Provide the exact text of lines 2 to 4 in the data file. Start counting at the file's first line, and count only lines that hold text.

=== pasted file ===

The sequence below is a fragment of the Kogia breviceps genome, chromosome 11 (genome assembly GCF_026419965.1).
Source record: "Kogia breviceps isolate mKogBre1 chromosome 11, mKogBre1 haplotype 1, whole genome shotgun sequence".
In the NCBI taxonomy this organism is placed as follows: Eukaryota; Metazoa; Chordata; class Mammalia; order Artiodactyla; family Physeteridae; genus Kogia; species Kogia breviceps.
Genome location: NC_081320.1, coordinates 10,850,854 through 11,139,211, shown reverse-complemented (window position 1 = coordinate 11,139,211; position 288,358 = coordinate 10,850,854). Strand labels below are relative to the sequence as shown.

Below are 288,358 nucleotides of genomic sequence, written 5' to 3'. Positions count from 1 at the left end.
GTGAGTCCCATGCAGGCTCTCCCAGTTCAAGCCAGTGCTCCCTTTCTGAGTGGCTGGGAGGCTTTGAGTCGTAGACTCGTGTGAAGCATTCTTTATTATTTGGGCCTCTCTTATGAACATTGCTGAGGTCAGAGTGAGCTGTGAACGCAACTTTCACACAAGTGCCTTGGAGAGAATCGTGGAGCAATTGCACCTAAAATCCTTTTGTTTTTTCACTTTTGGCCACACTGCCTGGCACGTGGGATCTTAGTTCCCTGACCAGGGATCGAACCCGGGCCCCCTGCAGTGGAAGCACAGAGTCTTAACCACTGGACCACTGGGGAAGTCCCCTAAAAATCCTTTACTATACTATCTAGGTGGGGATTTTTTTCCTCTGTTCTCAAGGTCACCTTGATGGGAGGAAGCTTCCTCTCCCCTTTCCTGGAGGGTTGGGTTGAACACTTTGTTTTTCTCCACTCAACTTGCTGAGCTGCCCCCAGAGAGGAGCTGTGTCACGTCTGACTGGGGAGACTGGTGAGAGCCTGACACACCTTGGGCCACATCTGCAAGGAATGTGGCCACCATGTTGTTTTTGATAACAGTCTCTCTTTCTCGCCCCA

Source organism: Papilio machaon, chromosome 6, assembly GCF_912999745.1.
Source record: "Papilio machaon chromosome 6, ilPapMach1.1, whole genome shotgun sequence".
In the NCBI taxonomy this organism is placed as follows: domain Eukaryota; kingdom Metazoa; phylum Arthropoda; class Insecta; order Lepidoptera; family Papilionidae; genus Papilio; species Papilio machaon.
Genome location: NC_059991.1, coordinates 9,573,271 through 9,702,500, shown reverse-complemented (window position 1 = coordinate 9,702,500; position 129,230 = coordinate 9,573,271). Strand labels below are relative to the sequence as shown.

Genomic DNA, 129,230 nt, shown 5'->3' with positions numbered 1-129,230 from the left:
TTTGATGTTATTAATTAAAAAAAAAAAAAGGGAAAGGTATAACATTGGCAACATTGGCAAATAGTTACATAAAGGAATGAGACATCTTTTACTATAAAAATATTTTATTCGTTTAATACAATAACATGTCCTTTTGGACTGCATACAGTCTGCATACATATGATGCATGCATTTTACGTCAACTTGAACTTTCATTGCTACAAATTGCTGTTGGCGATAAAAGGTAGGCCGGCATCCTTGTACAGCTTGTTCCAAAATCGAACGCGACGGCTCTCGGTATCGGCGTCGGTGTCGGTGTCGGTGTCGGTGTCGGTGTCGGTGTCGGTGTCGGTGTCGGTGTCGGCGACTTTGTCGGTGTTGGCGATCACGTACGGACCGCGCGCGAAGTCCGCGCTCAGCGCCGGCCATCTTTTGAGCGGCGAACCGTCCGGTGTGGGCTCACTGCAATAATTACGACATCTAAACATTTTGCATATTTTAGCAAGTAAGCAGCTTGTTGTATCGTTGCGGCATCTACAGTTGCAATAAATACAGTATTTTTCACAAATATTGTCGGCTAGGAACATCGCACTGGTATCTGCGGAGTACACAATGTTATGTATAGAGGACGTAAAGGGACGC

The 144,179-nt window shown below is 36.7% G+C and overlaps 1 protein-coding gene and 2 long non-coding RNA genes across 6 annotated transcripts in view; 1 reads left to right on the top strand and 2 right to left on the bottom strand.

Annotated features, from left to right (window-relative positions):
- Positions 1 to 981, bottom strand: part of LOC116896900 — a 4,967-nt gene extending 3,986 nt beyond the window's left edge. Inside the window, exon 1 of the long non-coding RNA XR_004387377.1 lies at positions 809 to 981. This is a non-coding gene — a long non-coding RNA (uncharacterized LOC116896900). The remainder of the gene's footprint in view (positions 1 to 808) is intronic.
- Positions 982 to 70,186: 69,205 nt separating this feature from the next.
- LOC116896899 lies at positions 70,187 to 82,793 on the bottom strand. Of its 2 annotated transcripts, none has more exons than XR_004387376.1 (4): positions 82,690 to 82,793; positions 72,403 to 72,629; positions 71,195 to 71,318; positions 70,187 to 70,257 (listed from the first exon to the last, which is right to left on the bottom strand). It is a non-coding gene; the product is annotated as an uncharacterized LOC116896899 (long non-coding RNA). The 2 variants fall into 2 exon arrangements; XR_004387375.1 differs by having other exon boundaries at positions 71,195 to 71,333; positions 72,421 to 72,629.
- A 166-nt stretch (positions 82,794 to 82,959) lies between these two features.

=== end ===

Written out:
Source record: "Kogia breviceps isolate mKogBre1 chromosome 11, mKogBre1 haplotype 1, whole genome shotgun sequence".
In the NCBI taxonomy this organism is placed as follows: Eukaryota; Metazoa; Chordata; class Mammalia; order Artiodactyla; family Physeteridae; genus Kogia; species Kogia breviceps.
Genome location: NC_081320.1, coordinates 10,850,854 through 11,139,211, shown reverse-complemented (window position 1 = coordinate 11,139,211; position 288,358 = coordinate 10,850,854). Strand labels below are relative to the sequence as shown.